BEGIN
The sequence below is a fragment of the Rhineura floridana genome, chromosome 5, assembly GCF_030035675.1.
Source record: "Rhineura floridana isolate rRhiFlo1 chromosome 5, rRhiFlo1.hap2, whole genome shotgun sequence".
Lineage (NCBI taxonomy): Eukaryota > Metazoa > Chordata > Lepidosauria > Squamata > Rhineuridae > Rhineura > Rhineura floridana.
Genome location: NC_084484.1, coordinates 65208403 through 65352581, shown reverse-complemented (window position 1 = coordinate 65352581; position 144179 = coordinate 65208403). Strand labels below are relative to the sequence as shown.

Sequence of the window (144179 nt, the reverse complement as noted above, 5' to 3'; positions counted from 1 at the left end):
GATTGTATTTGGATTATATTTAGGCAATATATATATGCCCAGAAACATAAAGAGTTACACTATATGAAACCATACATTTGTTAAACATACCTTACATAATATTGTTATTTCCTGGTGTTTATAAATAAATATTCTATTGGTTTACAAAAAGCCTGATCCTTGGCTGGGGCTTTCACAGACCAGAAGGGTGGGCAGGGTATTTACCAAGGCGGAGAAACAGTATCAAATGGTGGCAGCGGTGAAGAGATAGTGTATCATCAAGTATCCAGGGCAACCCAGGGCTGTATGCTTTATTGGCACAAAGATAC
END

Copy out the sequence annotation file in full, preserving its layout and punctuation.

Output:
The sequence below is a fragment of the Rhineura floridana genome, chromosome 5, assembly GCF_030035675.1.
Source record: "Rhineura floridana isolate rRhiFlo1 chromosome 5, rRhiFlo1.hap2, whole genome shotgun sequence".
Lineage (NCBI taxonomy): Eukaryota > Metazoa > Chordata > Lepidosauria > Squamata > Rhineuridae > Rhineura > Rhineura floridana.
Genome location: NC_084484.1, coordinates 65208403 through 65352581, shown reverse-complemented (window position 1 = coordinate 65352581; position 144179 = coordinate 65208403). Strand labels below are relative to the sequence as shown.

Sequence of the window (144179 nt, the reverse complement as noted above, 5' to 3'; positions counted from 1 at the left end):
GATTGTATTTGGATTATATTTAGGCAATATATATATGCCCAGAAACATAAAGAGTTACACTATATGAAACCATACATTTGTTAAACATACCTTACATAATATTGTTATTTCCTGGTGTTTATAAATAAATATTCTATTGGTTTACAAAAAGCCTGATCCTTGGCTGGGGCTTTCACAGACCAGAAGGGTGGGCAGGGTATTTACCAAGGCGGAGAAACAGTATCAAATGGTGGCAGCGGTGAAGAGATAGTGTATCATCAAGTATCCAGGGCAACCCAGGGCTGTATGCTTTATTGGCACAAAGATAC